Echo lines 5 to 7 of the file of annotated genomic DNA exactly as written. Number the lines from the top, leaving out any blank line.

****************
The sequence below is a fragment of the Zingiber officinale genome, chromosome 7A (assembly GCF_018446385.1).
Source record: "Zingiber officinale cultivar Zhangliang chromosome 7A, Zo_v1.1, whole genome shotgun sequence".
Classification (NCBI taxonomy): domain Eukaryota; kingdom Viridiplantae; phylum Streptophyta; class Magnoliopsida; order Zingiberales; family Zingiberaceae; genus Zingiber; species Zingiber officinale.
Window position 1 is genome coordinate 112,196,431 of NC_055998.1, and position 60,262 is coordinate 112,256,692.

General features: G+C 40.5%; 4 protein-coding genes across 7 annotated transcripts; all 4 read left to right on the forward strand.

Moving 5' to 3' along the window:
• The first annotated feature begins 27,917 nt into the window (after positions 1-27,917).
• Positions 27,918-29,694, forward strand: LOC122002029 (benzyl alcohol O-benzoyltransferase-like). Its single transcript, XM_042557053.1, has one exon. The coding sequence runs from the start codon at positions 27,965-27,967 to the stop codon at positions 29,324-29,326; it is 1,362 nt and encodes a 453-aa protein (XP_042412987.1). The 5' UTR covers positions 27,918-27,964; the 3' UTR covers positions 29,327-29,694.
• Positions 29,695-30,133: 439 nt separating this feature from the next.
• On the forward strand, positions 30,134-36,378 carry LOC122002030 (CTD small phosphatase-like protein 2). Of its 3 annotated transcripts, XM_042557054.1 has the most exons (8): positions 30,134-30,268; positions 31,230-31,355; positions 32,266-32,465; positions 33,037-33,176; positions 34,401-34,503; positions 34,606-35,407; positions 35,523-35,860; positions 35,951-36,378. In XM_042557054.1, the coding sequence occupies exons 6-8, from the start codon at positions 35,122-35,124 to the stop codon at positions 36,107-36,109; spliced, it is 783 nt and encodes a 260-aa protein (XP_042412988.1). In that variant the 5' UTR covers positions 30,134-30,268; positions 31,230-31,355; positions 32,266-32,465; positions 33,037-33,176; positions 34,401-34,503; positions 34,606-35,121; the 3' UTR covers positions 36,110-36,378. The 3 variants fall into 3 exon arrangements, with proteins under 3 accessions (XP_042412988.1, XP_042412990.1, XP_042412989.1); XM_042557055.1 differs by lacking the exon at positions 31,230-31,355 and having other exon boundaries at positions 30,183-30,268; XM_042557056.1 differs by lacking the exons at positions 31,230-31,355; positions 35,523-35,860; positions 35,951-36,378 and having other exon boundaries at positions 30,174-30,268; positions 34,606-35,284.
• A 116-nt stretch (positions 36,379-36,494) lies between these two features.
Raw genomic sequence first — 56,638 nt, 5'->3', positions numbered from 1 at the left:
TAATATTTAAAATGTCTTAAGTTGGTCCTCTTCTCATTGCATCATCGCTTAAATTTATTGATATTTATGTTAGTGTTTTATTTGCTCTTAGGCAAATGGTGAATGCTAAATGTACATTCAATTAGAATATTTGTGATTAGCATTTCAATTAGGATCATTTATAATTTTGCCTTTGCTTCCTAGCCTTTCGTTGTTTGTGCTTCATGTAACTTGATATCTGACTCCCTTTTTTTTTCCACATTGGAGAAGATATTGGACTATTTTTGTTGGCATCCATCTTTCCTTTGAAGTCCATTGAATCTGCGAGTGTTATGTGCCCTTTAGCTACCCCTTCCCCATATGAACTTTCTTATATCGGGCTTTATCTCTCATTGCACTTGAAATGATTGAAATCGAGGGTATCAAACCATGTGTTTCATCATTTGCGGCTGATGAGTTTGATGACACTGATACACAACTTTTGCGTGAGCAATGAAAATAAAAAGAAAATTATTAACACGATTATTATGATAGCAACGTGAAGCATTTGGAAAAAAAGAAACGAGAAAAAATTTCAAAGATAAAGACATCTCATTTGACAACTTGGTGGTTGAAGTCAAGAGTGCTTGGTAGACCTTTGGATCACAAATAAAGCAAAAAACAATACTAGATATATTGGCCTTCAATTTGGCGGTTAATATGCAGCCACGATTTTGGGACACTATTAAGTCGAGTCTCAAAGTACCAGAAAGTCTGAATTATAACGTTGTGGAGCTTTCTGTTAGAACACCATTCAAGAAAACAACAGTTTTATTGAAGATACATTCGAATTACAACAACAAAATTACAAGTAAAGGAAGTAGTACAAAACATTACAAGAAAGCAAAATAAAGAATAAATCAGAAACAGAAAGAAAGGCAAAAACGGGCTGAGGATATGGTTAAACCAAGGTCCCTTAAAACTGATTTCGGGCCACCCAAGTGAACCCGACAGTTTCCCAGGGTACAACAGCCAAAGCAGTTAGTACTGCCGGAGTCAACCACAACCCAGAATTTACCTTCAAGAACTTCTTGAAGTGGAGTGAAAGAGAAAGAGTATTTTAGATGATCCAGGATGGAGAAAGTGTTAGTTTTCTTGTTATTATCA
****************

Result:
General features: G+C 40.5%; 4 protein-coding genes across 7 annotated transcripts; all 4 read left to right on the forward strand.

Moving 5' to 3' along the window:
• The first annotated feature begins 27,917 nt into the window (after positions 1-27,917).